Studies have shown spaying and/or neutering before growth plates have closed causes many health issues. It is recommend that you wait till they are 18 to 24 months old and never before a year of age. The link at the bottom of the page explains one study.
Obesity is such a common problem of dogs and cats that many veterinary organizations and pet-food companies provide multiple resources and special diets to help clients reduce the weight of their pets.
Obesity is influenced by a number of factors, and while veterinarians report that neutered animals do have a tendency to weigh more than intact animals, it can occur regardless of the animal’s age when the surgery was performed. (A published study in 1991 indicated that dogs did not develop obesity when they were neutered pre or post puberty. Another study from 1996 showed that cats can gain weight after pre or post pubertal gonadectomy. The 2004 Cornell study found a decrease in obesity for both male and female dogs who had undergone pediatric neutering compared to those neutered after 5 months of age.)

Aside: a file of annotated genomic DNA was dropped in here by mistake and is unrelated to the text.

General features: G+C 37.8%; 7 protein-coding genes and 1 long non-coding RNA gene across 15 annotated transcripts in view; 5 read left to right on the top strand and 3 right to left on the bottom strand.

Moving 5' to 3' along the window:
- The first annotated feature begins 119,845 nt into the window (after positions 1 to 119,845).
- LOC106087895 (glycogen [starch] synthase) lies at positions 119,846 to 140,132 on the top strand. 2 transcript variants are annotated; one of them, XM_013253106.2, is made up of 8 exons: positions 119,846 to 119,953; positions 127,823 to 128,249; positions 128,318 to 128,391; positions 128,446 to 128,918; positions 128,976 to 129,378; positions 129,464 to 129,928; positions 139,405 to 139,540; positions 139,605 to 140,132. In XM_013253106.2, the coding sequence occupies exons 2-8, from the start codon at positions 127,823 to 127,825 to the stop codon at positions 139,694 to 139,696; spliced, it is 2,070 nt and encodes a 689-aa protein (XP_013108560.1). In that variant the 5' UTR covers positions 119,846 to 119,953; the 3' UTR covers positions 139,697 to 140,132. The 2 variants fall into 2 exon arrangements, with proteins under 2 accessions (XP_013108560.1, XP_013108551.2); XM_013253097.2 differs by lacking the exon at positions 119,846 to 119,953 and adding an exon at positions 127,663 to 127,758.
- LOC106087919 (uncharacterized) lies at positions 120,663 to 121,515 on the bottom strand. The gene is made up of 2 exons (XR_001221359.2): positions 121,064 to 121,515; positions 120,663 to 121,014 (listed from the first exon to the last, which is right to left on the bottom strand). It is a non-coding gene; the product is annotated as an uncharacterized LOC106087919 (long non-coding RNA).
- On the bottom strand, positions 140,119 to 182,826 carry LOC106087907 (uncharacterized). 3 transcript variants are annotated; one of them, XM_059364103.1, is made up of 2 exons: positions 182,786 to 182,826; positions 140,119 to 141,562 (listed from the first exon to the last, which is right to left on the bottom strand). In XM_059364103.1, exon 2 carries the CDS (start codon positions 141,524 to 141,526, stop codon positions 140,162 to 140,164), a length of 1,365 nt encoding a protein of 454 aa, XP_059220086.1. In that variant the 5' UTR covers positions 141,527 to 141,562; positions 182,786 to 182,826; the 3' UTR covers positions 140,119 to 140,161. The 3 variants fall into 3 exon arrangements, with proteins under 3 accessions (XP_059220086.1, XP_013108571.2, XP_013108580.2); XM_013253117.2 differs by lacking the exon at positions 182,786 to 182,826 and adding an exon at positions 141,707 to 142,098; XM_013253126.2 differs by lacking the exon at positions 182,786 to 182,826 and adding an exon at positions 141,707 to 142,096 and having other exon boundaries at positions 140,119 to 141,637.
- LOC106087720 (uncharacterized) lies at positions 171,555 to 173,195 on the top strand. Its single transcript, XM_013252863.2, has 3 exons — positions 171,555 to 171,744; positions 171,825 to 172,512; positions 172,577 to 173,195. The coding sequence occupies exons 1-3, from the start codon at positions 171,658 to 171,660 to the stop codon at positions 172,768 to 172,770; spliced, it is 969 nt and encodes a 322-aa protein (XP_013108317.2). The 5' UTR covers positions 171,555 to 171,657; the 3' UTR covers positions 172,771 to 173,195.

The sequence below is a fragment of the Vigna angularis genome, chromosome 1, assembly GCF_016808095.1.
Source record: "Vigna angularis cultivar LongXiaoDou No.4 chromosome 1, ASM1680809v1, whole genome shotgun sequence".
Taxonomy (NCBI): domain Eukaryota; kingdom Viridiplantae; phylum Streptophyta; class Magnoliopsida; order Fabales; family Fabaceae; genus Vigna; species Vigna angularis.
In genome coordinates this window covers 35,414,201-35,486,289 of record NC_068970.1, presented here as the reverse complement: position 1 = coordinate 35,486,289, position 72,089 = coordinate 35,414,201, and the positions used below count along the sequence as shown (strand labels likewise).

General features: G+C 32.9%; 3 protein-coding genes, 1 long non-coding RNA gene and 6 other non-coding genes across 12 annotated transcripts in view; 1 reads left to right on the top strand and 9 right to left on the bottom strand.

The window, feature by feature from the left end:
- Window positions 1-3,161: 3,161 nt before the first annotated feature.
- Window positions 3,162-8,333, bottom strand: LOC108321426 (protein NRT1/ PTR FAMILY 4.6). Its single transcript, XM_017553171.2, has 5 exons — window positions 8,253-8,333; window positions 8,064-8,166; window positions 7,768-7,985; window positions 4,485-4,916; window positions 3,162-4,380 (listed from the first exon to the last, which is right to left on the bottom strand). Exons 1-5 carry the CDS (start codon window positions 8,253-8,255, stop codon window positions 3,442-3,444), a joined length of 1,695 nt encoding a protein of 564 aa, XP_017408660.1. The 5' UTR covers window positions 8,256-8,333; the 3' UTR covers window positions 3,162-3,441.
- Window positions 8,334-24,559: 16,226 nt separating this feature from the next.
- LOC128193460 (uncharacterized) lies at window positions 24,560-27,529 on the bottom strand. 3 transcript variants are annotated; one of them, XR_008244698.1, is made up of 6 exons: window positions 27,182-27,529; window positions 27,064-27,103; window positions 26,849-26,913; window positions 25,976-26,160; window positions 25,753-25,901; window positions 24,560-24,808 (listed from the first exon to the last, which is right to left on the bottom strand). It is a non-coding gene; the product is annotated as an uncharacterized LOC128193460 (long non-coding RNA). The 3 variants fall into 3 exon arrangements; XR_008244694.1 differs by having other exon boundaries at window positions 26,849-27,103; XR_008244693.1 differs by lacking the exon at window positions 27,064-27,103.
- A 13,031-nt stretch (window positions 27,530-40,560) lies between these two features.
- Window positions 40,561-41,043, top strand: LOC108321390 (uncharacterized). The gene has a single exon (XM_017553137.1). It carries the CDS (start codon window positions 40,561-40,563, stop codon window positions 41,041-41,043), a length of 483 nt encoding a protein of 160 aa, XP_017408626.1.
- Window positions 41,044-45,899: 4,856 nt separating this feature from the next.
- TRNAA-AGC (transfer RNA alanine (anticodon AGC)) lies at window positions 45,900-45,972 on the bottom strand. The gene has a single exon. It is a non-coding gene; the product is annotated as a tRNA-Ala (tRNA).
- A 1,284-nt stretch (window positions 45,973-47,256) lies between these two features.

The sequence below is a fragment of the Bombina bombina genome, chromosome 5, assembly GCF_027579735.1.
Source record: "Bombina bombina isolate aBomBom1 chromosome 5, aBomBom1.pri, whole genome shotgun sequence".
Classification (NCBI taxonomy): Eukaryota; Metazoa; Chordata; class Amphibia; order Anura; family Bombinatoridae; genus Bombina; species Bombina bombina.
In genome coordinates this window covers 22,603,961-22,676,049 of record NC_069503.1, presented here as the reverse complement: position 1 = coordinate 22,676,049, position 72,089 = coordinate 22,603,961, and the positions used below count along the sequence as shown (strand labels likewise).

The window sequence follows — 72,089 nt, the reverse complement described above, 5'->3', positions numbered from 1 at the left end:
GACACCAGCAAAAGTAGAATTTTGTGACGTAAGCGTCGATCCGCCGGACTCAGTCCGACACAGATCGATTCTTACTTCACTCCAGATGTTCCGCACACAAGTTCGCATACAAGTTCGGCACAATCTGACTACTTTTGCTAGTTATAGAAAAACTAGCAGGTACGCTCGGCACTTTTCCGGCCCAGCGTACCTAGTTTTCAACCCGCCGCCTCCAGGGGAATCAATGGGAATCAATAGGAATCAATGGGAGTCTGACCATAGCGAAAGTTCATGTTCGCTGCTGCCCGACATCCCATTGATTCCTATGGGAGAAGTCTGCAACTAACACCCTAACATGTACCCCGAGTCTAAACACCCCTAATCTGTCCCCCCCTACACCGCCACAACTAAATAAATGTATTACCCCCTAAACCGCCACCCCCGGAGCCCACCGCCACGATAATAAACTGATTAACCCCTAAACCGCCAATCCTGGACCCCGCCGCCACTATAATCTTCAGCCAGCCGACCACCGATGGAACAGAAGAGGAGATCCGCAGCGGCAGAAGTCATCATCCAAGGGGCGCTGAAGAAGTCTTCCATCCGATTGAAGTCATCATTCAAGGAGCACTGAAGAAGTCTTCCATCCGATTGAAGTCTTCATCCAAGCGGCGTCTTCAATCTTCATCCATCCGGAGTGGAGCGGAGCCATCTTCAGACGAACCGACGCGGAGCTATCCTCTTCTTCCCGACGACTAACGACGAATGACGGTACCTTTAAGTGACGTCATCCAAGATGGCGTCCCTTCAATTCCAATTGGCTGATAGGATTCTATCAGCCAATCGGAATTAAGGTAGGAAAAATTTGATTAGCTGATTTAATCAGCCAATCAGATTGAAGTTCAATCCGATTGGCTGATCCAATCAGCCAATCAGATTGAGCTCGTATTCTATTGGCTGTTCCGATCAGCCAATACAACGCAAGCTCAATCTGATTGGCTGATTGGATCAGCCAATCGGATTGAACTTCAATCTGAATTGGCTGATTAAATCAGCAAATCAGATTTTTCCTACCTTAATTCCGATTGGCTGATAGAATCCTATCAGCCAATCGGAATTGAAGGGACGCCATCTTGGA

So obesity is a multi-factorial problem and not an automatic consequence of neutering – even an intact animal can become obese if a proper diet and exercise regimen is not followed. Just as in humans, dietary indiscretions and lack of activity are the real culprits in this case.